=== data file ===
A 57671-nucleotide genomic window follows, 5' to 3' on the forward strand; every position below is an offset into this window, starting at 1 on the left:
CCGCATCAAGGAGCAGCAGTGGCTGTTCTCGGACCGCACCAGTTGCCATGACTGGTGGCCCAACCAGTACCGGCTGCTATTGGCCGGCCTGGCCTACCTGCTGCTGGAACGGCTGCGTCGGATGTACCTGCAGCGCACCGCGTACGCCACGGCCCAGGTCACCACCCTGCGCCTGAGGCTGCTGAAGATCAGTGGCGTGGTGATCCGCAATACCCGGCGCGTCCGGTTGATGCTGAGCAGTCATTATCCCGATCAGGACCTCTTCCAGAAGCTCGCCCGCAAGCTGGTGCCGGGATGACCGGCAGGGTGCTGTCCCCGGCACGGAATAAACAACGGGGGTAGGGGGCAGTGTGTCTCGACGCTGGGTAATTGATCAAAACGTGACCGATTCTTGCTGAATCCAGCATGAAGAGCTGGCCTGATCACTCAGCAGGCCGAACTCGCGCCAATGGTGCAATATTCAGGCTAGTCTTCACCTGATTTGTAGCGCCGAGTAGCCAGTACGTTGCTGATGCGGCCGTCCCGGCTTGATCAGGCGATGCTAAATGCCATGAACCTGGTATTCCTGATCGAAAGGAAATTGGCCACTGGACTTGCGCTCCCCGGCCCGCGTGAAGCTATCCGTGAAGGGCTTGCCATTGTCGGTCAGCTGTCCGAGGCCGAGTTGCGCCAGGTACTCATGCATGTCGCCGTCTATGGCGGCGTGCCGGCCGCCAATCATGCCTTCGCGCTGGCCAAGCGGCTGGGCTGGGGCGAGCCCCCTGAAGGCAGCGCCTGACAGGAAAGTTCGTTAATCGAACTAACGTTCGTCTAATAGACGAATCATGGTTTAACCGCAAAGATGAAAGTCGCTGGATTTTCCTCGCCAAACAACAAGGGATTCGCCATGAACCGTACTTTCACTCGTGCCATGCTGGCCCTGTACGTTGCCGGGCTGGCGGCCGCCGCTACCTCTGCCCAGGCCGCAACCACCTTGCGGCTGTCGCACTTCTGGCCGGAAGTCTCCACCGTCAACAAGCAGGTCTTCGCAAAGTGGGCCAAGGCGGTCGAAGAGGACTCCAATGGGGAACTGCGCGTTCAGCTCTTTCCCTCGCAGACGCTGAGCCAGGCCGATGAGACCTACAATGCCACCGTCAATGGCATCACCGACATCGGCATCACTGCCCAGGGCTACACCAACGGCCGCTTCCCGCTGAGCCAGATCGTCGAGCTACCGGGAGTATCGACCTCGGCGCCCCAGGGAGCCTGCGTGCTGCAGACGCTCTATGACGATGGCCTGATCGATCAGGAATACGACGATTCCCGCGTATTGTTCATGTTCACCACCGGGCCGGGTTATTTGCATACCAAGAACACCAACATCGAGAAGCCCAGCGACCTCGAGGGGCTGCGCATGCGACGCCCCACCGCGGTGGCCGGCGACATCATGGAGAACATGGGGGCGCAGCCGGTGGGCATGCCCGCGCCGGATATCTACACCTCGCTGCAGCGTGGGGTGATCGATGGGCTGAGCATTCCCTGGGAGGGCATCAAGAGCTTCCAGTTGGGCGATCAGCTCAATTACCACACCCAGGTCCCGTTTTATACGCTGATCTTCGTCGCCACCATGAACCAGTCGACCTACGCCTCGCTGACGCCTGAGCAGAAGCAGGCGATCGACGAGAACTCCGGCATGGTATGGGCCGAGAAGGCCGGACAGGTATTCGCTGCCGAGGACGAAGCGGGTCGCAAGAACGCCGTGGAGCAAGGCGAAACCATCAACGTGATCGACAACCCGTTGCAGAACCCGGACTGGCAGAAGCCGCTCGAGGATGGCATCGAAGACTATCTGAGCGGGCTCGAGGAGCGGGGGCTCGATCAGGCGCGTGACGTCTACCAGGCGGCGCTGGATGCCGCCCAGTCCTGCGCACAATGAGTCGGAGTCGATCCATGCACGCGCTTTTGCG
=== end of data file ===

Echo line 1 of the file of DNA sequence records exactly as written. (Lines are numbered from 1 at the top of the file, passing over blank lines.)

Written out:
A 57671-nucleotide genomic window follows, 5' to 3' on the forward strand; every position below is an offset into this window, starting at 1 on the left: